There is a regal quality to cinematic fame in America. Especially with the older generation, those that weathered the storm – the unknowables who regressed from public spotlight to gain a saintly glow, those called on to make a cameo in a great new director’s work, but otherwise just did charity. For most of my adult life, Elizabeth Taylor never had that. Early exposures to Taylor and her career were through parodies like that of John Belushi, or through her television movies. Now we look at television and see some of the finest acting and performers in the world. Then it was where people went to work. And Taylor worked. Why not?
For better or ill she put her face out there. For her charities (she did a lot of AIDS charity work), and had no problem talking to Larry King. Her last big screen role would be a cameo at the end of The Flintstones movie. She could show up at the Golden Globes and people would think her batty, and led to a new series of parodies.
And yet on March 23, 2011, Elizabeth Taylor passed away, and all of that goes washing away. My first thought is of A Place in the Sun. She is introduced to Montgomery Clift as the object of desire, and few times has murder for the love of a woman seemed so plausible. If the grass is always greener on the other side, hers was the greenest, and director George Stevens lit her for all she was worth. And then there’s Taylor at her best as a performer – facing up against her then-husband Richard Burton in Who’s Afraid of Virginia Woolf. Taylor wanted to be taken seriously as an actress, so it’s no surprise the minute she gives a less “beautiful” performance she won an Oscar for that movie (her second, her first was for Butterfield 8), it’s a pattern starlets interested in Oscars have been following for years
By Woolf, it was an honorary award – granted it’s one of her greatest performances – by then Taylor had been acting in movies for twenty five years. Taylor’s career started in 1942 at the age of ten, pushed into the spotlight by a stage mom. But Taylor had the looks, and by 1944 she was in the horse movie classic (horse films are their own genre, damn it) National Velvet, and in 1949 a version of Little Women. The original Father of the Bride (1950) is modest, but a very charming Vincent Minnelli fillm. And like so many of our child stars, Taylor grew to be a bombshell, and a tabloid nightmare.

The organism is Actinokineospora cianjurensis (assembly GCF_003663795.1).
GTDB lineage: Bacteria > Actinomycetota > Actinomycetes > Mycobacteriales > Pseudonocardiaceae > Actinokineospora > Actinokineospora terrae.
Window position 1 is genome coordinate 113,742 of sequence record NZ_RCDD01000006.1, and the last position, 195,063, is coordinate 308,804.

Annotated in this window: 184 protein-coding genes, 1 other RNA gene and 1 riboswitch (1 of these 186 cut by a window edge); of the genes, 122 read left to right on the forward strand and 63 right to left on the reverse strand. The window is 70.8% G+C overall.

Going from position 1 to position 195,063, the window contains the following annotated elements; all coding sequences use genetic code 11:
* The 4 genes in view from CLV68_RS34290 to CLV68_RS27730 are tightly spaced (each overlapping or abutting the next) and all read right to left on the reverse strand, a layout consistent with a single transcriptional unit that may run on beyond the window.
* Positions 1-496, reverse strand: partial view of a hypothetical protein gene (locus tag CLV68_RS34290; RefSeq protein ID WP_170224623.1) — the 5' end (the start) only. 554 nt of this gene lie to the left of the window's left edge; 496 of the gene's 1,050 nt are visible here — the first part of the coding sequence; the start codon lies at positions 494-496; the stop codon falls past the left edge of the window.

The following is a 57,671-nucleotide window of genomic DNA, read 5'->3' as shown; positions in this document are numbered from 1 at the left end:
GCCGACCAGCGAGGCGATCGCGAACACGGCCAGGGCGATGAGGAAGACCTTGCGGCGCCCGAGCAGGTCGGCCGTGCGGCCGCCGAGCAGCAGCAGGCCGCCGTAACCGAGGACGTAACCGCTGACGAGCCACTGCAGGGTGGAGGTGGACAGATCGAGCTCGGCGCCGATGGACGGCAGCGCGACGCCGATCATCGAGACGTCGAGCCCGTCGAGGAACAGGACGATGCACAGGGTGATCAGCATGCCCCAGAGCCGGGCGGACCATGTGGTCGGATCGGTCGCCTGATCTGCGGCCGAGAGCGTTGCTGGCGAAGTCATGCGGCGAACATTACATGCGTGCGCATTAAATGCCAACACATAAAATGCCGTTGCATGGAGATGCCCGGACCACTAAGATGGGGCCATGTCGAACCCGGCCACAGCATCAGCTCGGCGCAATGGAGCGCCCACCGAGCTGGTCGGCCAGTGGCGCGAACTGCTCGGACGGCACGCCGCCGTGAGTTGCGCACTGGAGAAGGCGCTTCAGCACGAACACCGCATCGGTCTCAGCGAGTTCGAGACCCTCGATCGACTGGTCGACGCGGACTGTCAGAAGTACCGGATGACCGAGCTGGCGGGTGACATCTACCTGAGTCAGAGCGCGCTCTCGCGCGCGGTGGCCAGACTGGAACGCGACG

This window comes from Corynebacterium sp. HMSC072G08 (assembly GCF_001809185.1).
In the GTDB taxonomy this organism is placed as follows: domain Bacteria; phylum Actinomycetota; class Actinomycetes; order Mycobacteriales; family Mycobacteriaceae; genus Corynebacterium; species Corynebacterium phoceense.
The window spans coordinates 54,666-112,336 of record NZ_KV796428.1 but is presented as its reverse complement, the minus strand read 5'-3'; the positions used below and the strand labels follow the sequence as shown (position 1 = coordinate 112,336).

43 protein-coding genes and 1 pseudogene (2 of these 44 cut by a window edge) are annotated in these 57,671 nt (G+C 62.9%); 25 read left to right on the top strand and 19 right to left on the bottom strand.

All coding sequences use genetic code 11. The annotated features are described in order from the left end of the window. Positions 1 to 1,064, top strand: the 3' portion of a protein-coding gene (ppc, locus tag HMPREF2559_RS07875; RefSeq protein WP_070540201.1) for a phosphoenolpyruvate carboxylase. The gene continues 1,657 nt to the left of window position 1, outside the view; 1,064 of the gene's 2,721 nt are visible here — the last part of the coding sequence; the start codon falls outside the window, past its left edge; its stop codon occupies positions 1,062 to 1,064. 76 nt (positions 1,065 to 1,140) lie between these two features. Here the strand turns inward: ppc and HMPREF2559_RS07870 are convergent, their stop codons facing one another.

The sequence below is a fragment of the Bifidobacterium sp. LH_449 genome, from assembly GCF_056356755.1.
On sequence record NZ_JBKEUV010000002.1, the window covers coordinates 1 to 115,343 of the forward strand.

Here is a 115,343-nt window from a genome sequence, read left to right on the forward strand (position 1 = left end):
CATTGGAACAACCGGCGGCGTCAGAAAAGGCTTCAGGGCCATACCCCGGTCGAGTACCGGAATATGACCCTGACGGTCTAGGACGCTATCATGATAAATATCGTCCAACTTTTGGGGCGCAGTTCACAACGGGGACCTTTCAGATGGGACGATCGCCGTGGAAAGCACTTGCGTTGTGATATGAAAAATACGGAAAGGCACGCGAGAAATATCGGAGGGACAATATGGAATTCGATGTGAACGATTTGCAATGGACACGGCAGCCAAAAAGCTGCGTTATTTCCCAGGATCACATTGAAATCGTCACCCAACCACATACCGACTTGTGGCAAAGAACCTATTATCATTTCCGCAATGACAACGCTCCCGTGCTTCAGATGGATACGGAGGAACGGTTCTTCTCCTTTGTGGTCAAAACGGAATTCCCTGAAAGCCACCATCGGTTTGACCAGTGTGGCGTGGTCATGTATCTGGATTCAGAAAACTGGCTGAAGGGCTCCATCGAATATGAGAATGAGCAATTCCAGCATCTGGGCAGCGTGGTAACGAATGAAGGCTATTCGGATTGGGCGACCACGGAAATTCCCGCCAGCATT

As per the bombshell, even though 1959’s Suddenly Last Summer was a confused attempt at addressing homosexuality without ever being able to say those words, in the film – which is fascinating though seriously hampered – Taylor wears a white bathing suit and proves that Montgomery Clift’s character had to be gay. If the film doesn’t work, the costuming does. But by then she had been in some great productions like Giant, or The Raintree County, films that went for scale, and sometimes left her a pawn. Taylor could hold her own, but you can see why she gravitated to the works of Tennessee Williams or Williams-esque productions.She wanted meat, and only sometimes got it.
But though her love life to that point was already tempestuous – and by 1960 she was working on her fourth marriage – it’s hard to deny the weight in her career that must be given to her Cleopatra. The film itself is fascinating, and a disaster. You can see what it could have been, and how it ended up. You can also see how sometimes piles of money aren’t enough, and way too much. It’s a film that nearly destroyed a studio, and seriously killed the period films for the system. It’s also where Taylor met Richard Burton, which would lead to her fifth marriage (to Burton), and then later her sixth (to Burton, again).
As an actress Taylor was solid, though often called to lean on her looks. As she was one of the most gorgeous women to ever walk the planet, it’s not a bad crutch. Time has a way of washing away the nonsense, and as 21st century people, that Taylor was married eight times is more amusing than damning culturally. When the work is all that’s left, it’s easy to go to something like A Place in the Sun and realize that cameras were invented to record such beauty. And go to Woolf and see that wasn’t the only reason why she was famous.